Interestingly, when I explained this to Amy, she actually started to feel sorry for the arrogant people that she knew. This allowed her to let go of the limiting belief which had been holding her back and over the following weeks we were able to make a real impact on her confidence levels in all areas of life.

So if you ever start to feel intimidated by someone who is being arrogant remember that they are probably a lot less confident than you are.

Andy Barton
Performance coach

Monday, 12 January 2015

Charl Schwartzel’s collapse: A case of thinking too much

The denouement of yesterday’s South African golf championship was very much one of mixed emotions. If there was ever an advertisement for the benefits of playing sport to enjoy yourself, then Englishman Andy Sullivan’s dramatic win on the first play-off hole against Charl Schwartzel was it. Throughout the final round a smile never left Sullivan’s face as he seemed to thrive on the joy of playing the game just for the sake of playing. He was a pleasure to watch and, ultimately, his maiden tour win was well deserved.

It was not, however, such a happy end for Schwartzel, who had been not long before been standing on the 14th tee five shots ahead of the field with only a handful of holes to play and looking a huge favourite to win his home championship for the first time.  Sadly, there ensued one of those terrible collapses that are painful to watch and are what is often cruelly referred to as “choking”. Choking essentially comes about from over thinking. When we are performing well, we process information unconsciously, trusting our bodies to perform the skills that we have learned. When we start to over think, we process information consciously which leads to a deterioration in performance and, in extreme circumstances, can lead to a complete crash.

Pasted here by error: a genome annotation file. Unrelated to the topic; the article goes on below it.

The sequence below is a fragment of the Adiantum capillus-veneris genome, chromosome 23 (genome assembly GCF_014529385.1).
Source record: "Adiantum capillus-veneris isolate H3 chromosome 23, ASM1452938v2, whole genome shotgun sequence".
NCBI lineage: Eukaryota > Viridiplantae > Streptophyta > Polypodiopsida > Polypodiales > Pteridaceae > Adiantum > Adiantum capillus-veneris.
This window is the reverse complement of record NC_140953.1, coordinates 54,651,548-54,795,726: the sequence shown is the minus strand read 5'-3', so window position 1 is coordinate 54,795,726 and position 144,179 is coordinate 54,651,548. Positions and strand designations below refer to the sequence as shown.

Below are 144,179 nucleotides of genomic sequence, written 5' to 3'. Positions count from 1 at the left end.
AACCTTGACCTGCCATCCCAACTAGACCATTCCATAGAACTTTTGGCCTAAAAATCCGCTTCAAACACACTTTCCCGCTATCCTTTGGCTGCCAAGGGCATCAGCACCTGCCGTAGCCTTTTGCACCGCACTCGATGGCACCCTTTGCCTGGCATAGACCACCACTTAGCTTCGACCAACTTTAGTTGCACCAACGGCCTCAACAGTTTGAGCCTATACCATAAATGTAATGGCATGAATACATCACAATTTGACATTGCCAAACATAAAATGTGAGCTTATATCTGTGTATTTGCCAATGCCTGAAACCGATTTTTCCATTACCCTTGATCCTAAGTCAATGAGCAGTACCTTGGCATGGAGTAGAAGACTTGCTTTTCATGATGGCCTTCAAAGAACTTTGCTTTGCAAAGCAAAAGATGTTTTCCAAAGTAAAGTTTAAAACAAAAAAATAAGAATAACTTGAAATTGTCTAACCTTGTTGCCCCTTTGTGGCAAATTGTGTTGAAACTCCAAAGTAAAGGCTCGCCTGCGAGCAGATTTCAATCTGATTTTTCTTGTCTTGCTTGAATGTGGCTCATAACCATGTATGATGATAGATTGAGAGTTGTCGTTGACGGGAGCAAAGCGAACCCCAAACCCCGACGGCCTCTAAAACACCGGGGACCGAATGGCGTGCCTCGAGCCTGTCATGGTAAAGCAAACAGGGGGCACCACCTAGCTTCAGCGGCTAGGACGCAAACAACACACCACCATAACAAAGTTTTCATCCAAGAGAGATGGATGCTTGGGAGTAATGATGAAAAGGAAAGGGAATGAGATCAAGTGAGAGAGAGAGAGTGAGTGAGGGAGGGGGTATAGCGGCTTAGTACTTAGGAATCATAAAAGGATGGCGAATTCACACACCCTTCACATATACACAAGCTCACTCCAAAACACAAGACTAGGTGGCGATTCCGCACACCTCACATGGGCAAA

For me, the telling moment that Schwartzel was over thinking could be found as far back as the 8th hole when he could be witnessed spending a considerable amount of time discussing the mechanics of his swing. There is only one place for dealing with your technique, whatever your sport, and that is on the practice ground. If you take your mechanics into a competitive situation, it forces you to perform consciously and that will always have a detrimental effect on how you perform.  The unconscious mind is your feeling mind so to put in a winning performance, it is far more important to work on your emotional state rather that getting into deep analysis. So while Andy Sullivan was preparing himself effectively by staying in a happy state, Charl Schwartzel was activating his conscious mind by going into over thinking mode.